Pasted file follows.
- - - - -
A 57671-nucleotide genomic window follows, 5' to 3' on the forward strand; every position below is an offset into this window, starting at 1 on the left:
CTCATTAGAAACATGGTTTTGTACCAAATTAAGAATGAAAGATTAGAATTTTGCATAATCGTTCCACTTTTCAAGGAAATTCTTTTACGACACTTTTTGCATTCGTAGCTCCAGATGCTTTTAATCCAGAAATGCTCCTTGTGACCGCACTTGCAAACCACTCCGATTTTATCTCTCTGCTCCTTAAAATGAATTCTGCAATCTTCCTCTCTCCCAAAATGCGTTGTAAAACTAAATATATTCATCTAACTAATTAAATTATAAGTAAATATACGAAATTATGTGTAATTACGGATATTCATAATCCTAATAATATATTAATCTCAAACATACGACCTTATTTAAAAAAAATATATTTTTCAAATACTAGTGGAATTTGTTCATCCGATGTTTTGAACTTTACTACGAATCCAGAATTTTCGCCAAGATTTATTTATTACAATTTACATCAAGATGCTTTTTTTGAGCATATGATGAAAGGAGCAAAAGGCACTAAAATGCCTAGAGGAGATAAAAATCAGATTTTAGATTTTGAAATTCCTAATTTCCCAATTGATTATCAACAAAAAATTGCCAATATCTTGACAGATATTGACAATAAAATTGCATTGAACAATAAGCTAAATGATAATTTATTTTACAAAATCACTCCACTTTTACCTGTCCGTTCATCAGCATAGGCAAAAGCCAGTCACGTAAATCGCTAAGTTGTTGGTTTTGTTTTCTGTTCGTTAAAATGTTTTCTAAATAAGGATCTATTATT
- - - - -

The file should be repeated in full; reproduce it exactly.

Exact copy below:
A 57671-nucleotide genomic window follows, 5' to 3' on the forward strand; every position below is an offset into this window, starting at 1 on the left:
CTCATTAGAAACATGGTTTTGTACCAAATTAAGAATGAAAGATTAGAATTTTGCATAATCGTTCCACTTTTCAAGGAAATTCTTTTACGACACTTTTTGCATTCGTAGCTCCAGATGCTTTTAATCCAGAAATGCTCCTTGTGACCGCACTTGCAAACCACTCCGATTTTATCTCTCTGCTCCTTAAAATGAATTCTGCAATCTTCCTCTCTCCCAAAATGCGTTGTAAAACTAAATATATTCATCTAACTAATTAAATTATAAGTAAATATACGAAATTATGTGTAATTACGGATATTCATAATCCTAATAATATATTAATCTCAAACATACGACCTTATTTAAAAAAAATATATTTTTCAAATACTAGTGGAATTTGTTCATCCGATGTTTTGAACTTTACTACGAATCCAGAATTTTCGCCAAGATTTATTTATTACAATTTACATCAAGATGCTTTTTTTGAGCATATGATGAAAGGAGCAAAAGGCACTAAAATGCCTAGAGGAGATAAAAATCAGATTTTAGATTTTGAAATTCCTAATTTCCCAATTGATTATCAACAAAAAATTGCCAATATCTTGACAGATATTGACAATAAAATTGCATTGAACAATAAGCTAAATGATAATTTATTTTACAAAATCACTCCACTTTTACCTGTCCGTTCATCAGCATAGGCAAAAGCCAGTCACGTAAATCGCTAAGTTGTTGGTTTTGTTTTCTGTTCGTTAAAATGTTTTCTAAATAAGGATCTATTATT